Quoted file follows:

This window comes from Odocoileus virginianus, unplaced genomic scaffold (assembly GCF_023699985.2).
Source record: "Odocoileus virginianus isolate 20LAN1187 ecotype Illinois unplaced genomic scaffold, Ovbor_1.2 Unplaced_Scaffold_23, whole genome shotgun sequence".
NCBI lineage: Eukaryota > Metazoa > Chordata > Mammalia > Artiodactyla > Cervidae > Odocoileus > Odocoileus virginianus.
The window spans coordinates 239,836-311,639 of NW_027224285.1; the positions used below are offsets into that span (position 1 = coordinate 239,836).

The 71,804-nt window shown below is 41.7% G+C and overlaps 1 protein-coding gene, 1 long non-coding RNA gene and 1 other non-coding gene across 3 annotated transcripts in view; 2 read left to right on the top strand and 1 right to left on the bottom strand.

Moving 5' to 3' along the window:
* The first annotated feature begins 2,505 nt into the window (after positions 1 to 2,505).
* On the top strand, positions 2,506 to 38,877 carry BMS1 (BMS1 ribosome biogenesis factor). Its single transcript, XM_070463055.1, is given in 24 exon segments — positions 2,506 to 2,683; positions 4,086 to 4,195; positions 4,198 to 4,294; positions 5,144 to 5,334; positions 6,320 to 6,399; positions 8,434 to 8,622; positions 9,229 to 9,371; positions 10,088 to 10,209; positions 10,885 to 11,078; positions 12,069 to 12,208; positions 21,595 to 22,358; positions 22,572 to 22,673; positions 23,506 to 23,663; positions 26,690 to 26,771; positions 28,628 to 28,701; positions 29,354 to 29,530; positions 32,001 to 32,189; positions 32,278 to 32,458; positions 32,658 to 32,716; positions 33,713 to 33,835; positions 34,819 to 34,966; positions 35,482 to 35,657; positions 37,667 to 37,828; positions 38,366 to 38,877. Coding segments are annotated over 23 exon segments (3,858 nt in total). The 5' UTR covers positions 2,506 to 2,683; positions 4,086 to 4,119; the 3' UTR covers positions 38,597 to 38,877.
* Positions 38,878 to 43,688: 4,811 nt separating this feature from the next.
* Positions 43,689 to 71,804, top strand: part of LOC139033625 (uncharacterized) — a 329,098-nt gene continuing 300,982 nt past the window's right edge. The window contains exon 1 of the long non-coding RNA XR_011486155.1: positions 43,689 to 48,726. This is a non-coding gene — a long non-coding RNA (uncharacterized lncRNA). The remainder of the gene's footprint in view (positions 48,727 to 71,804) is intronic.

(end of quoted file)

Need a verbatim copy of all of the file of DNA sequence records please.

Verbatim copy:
This window comes from Odocoileus virginianus, unplaced genomic scaffold (assembly GCF_023699985.2).
Source record: "Odocoileus virginianus isolate 20LAN1187 ecotype Illinois unplaced genomic scaffold, Ovbor_1.2 Unplaced_Scaffold_23, whole genome shotgun sequence".
NCBI lineage: Eukaryota > Metazoa > Chordata > Mammalia > Artiodactyla > Cervidae > Odocoileus > Odocoileus virginianus.
The window spans coordinates 239,836-311,639 of NW_027224285.1; the positions used below are offsets into that span (position 1 = coordinate 239,836).

The 71,804-nt window shown below is 41.7% G+C and overlaps 1 protein-coding gene, 1 long non-coding RNA gene and 1 other non-coding gene across 3 annotated transcripts in view; 2 read left to right on the top strand and 1 right to left on the bottom strand.

Moving 5' to 3' along the window:
* The first annotated feature begins 2,505 nt into the window (after positions 1 to 2,505).
* On the top strand, positions 2,506 to 38,877 carry BMS1 (BMS1 ribosome biogenesis factor). Its single transcript, XM_070463055.1, is given in 24 exon segments — positions 2,506 to 2,683; positions 4,086 to 4,195; positions 4,198 to 4,294; positions 5,144 to 5,334; positions 6,320 to 6,399; positions 8,434 to 8,622; positions 9,229 to 9,371; positions 10,088 to 10,209; positions 10,885 to 11,078; positions 12,069 to 12,208; positions 21,595 to 22,358; positions 22,572 to 22,673; positions 23,506 to 23,663; positions 26,690 to 26,771; positions 28,628 to 28,701; positions 29,354 to 29,530; positions 32,001 to 32,189; positions 32,278 to 32,458; positions 32,658 to 32,716; positions 33,713 to 33,835; positions 34,819 to 34,966; positions 35,482 to 35,657; positions 37,667 to 37,828; positions 38,366 to 38,877. Coding segments are annotated over 23 exon segments (3,858 nt in total). The 5' UTR covers positions 2,506 to 2,683; positions 4,086 to 4,119; the 3' UTR covers positions 38,597 to 38,877.
* Positions 38,878 to 43,688: 4,811 nt separating this feature from the next.
* Positions 43,689 to 71,804, top strand: part of LOC139033625 (uncharacterized) — a 329,098-nt gene continuing 300,982 nt past the window's right edge. The window contains exon 1 of the long non-coding RNA XR_011486155.1: positions 43,689 to 48,726. This is a non-coding gene — a long non-coding RNA (uncharacterized lncRNA). The remainder of the gene's footprint in view (positions 48,727 to 71,804) is intronic.